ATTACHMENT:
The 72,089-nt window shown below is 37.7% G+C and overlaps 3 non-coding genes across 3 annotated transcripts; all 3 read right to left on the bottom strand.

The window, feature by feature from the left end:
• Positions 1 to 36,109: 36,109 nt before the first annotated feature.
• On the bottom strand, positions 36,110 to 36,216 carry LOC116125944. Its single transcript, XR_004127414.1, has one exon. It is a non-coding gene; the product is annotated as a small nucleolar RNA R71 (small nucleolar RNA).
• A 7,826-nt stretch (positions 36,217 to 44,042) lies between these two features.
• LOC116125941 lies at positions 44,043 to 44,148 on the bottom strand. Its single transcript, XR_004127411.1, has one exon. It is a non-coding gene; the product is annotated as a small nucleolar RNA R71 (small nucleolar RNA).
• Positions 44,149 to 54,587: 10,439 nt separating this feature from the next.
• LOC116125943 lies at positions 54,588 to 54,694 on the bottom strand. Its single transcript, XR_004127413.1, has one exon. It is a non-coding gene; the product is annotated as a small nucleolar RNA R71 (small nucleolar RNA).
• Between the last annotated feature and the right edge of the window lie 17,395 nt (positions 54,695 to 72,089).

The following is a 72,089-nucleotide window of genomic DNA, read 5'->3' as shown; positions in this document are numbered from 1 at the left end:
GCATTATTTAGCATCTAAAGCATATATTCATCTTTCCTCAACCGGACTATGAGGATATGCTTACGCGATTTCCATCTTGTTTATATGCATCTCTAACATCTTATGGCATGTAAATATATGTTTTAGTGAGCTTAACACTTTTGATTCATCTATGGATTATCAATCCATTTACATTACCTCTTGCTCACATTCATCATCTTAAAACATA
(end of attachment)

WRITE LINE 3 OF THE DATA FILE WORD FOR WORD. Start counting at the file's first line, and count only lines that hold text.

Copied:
• Positions 1 to 36,109: 36,109 nt before the first annotated feature.